This was a fairly standard trap for 80s action cartoons. Donatello’s technical know-how clears that challenge. Next up, those rolling robots (which come to think of it, are also very Star Wars-adjacent) take a crack at the turtles and immediately are defeated by Raphael. Maybe this is why these guys never really show up again: they’re cool looking in theory, but also ultimately not that threatening. Such a waste. Anyway, the turtles wander into a collection of monstrous battle-bots before we cut to commercial.
As I stated last episode, the turtles ongoing battle against robots of all stripes is a fairly important creative decision: it allows their ninja weapons to be used for maximum destructiveness. And like the foot soldiers from the previous episodes, the turtles hold back zero percent and basically dismantle these robots mercilessly. Two episodes in and it becomes very clear: the turtles hate robots.
Finally the turtles discover Splinter, tied up like bait, and finally come face to…well mask to the Shredder. Shredder reveals himself to be Oroku Saki, but now he goes by the title the Shredder. This is one of those awkward moments in storytelling where the viewer has already been privy to all of this information for about an episode and a half now, but the heroes have to be told for the sake of them knowing; when you have people like me complaining that the turtles seem to immediately know what a “Technodrome” is, it probably is a double standard when they actually have the heroes gain information naturally.
More revelatory (if you aren’t really paying attention I suppose), Shredder reveals it was he who leaked the mutagen into the New York City sewers and thus turned the turtles into what they are today. He tells them that this naturally means they should feel compelled to join his evil crime organization, which they seem less than thrilled about. Also, Shredder’s dialogue is more ammunition for my “secret Star Wars fan” theory: “Don’t deny your destiny; join me!” Clearly Shredder’s a real Kylo Ren.
Predictably, Shredder reveals his secret weapon to defeat the turtles if they were to refuse: the newly mutated Bebop and Rocksteady! They immediately prove their ongoing effectiveness by knocking each other out. This essentially sets the stage for every Bebop and Rocksteady moment from here forward: treated as a serious threat but more often than not immediately dismissed as a joke. A few foot soldiers are defeated and soon the Shredder stands alone. Having their greatest (and really only at this point) foe cornered and outnumbered, the turtles of course collect Splinter and just leave.
Once they get to the surface, the turtles are just congratulating themselves on a job well done when OH NO BEBOP AND ROCKSTEADY! AND NOW THEY HAVE COMICALLY LARGE GUNS! This is another theme of the henchmen’s appearances; they are presented as maximally threatening when they are also toting laser blasters. Which begs the question on why Shredder had them morphed in the first place, as they could have perfect well shot at the turtles in their human forms.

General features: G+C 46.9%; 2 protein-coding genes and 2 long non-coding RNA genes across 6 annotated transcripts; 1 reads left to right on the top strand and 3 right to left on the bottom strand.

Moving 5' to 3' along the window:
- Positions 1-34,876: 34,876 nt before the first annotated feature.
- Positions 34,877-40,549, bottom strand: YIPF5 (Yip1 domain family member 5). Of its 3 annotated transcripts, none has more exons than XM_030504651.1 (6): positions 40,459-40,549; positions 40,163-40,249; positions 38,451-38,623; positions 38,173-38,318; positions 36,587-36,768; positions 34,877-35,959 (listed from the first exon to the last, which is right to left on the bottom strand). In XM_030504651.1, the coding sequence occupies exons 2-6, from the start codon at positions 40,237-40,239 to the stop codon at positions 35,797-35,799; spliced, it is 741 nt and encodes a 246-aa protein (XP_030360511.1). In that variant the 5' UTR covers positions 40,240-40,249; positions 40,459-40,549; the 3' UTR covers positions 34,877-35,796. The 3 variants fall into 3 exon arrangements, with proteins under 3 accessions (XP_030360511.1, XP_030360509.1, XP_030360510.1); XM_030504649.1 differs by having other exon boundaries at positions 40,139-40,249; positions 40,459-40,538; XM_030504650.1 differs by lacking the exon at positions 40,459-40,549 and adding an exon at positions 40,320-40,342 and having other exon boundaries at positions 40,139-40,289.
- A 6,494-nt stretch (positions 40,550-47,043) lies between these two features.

After the turtles once again completely embarrass them, Raphael hilariously argues they are never going to defeat Bebop and Rocksteady. While it would be easy to dismiss this as saracasm (it is Raphael), his tone seems fairly earnest. It is at this point I wonder if they writers of the show this early on want the turtles to seem consistently competent. Keep in mind this is pitched as their first major outing, and it is suggested that all of these events have occurred over the course of about three days. But other than a short moment in the trash compactor moment, they rarely seem to break a sweat. Do turtles sweat? You get my meaning. They competently handle everything, to the point where when it is suggsested something is difficult for them it plays as a joke.
All of these nit-picks aside, the turtles then lure the dumb dumb dumb Bebop and Rocksteady into a zoo cell and capture them. April shows up after all the action has been settled, which she is initially bummed about but is happy to get exclusive footage of the two henchmen. As the heroes drive off, a rolling robo appears who helps free Bebop and Rocksteady (I might start just referring to them as R&B for brevity’s sake–hey! That’s also a music reference!)
Oh and that’s the end of the episode. A lot to like here: the stuff in the Technodrome is definitely an early highlight for the series, and the reveal of Krang is an early sign that this show is willing to go a bit wild. But there is also a LOT of wandering around in the comically huge caverns beneath New York City and the turtles seemingly unflappable nature makes any of the danger feel fleeting or false. Still, this episode has a soft spot in my heart. If for no other reason giving us those lovable Roadkill Rodneys. It was nice seeing you guys. I hope you keep rolling somewhere.
Also, Bebop and Rocksteady are dopes. Roadkill Rodney forever.